I love my child but don’t like them

Help!

How is the lockdown treating you? For me it’s been a marathon of a week. I’m sitting here, having mainlined my next dose of paracetamol…

The realities and responsibilities of working from home, and life punctuated by shepherding our daughter through guided home learning have weighed heavily and hit home hard.

Due to the more flexible dynamics of being self-employed, and my better half having his busiest and most pressured period at work right now, these are the weeks when the lion’s share of running the house and childcare have always fallen to me. But never before without the support of access to school, and never before without our lovely babysitter.

Being the person with whom the buck stops most often when she is frustrated, overwhelmed, falling behind with the pace and admin of the online learning is hard. It’s horrible to see your child battling with mounting stress. And of course, you want to be a reliable source of relief – but it comes at a cost.

Living in an apartment and not having a garden means that exercise has become more important than ever – not only in terms of physical wellbeing – but for mental health. This involves going for lovely country walks which – flooding permitting – are on our doorstep. So we are lucky. But again this is at a cost of at least an hour in daylight and working hours. The benefits are enormous. I feel my forehead soften and my muscles relax into what now feels like an unfamiliar smile as we walk along the beautiful river Wye.
 

This time is hard for all of us. And when I am railing against the unfairness and unrelenting nature of life as it is right now, I try my best to come back to balance by using gratitude…

Remembering that I am still here. My family are still here, my friends too have -by and large- emerged from this first year of Covid living more or less healthy and unscathed. And remembering that in the UK there are now close to 90,000 people who did not make it.

Life is too precious to be lost in frustration and irritability.

I’m normally the beneficiary of loving and supportive relationships – but one of the perils of social separation is loss of perspective and difficulty truly holding in mind and empathizing with others – even those we are normally close to. This week saw the supreme irony of me delivering workshops for teachers on how to have difficult conversations, avoiding the toxic residue of anger in the inevitable tensions of school life…against the backdrop of a conflict with my in-laws that seemed to erupt from nowhere.


This has made me reflect on how difficult it is to extricate ourselves from situations when the negatives spiral out of control…we can feed off each other’s anger and the normal dance of give-and-take in our relationships becomes more like a wrestling match.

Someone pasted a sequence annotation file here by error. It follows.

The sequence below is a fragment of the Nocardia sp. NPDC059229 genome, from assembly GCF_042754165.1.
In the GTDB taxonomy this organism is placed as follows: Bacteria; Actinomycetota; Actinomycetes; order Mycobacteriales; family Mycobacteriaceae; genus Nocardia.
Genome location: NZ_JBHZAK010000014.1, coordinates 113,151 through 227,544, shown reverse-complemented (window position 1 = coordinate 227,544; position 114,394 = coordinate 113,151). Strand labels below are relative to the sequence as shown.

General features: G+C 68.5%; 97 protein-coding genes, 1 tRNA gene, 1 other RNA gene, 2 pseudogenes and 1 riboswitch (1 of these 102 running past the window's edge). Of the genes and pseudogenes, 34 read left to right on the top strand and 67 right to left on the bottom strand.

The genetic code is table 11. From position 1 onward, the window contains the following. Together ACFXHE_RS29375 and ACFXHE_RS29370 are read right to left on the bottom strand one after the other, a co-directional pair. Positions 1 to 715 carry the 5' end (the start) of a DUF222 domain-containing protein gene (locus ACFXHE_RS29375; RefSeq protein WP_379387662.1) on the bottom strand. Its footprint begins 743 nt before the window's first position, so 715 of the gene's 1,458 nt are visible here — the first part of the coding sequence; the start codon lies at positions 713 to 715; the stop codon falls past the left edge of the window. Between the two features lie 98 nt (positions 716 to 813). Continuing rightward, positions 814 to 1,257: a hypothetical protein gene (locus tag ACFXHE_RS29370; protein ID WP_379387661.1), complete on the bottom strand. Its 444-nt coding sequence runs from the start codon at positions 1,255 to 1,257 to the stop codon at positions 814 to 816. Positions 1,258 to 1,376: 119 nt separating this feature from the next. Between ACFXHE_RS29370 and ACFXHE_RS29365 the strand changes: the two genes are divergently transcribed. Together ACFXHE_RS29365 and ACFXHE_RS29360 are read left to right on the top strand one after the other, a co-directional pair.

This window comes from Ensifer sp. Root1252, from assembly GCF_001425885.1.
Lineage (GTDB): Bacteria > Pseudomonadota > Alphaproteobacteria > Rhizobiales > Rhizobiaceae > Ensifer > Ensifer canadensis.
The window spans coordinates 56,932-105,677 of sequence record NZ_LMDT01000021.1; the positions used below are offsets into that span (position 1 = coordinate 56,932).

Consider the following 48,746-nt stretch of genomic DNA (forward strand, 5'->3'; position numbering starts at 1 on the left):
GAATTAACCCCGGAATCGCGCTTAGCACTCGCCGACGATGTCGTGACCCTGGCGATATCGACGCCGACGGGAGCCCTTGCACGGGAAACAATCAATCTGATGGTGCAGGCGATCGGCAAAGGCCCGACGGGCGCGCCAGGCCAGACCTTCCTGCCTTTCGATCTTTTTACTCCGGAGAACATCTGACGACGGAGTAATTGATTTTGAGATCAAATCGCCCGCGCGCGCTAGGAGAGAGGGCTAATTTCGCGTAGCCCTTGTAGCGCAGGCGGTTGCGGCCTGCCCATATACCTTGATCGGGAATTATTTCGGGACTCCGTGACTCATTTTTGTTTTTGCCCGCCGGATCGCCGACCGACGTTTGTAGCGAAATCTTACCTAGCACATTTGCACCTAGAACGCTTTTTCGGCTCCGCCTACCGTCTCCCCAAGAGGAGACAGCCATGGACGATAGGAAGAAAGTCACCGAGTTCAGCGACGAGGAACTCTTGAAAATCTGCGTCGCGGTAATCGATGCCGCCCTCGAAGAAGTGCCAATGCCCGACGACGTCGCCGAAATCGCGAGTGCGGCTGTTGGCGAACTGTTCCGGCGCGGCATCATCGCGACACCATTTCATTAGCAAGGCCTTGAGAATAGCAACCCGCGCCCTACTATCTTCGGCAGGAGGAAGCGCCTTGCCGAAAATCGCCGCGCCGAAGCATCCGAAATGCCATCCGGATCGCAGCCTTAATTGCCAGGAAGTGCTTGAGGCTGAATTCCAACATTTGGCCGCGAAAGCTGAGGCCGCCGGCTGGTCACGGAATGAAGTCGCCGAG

But what if you, like many other parents right now, have become embroiled in a downward spiral of anger, disappointment, disconnection, and hurt. What can you do to begin to turn the terrible tanker of trouble in your relationship with your child?

It’s even harder when we are having to do this alone. And as Dorothy said, there’s no place like home – and when feels like it’s a nest of vipers, there’s no place worse.

The thoughts that follow may be helpful for those of you who are living this right now with the pressures on home life – especially with teens who are really struggling, and sometimes defying the restrictions that the state has imposed, and that parents must reinforce…

As usual, feel free to pass on or recommend to a friend who is trapped in conflict with their child.

Or you may be ‘looking ahead’ to the various inter-generational power struggles that may be on the horizon with adolescence approaching and deepening…

Some principles to bear in mind when you are locked in combative and critical patterns of behaviour:

  1. Repair is harder than in earlier points of childhood where a hug and a cuddle could reset the button both for them and for us. As our kids reach the early and middle teens, they have the cognitive capacity to hold onto and retrigger grudges with a lot more sophistication. Their brains are wired to be a lot more volatile in the relational zone, and they have their online life to fuel the drama and keep them revved up…It is harder for a teen to own their mistakes, feelings of guilt and shame are hard to bear, anger and blame are preferable to take out on…you!
  2. Watch out for your own negativity bias – which is likely to be super-activated right now with all the barriers to calm and stress-busting that we normally have in our lives…(Remember date-nights?). When we are frustrated and angry, our brains are on the lookout for more things that are annoying…enter struggling and frustrated teen, stage left…
  3. Based on my experiences of coaching teenagers, they probably would love to make peace and get a ‘reset’ on their relationship with you – but they don’t know how. Even though they are shouting poison…they are often lost and desperate to find a way back. Once again, we are the grown-ups. If we want to change the dynamic, it starts with us. This has nothing to do with letting them off the hook or being lame when it comes to them being accountable for the things they’ve done wrong. It’s just a fact.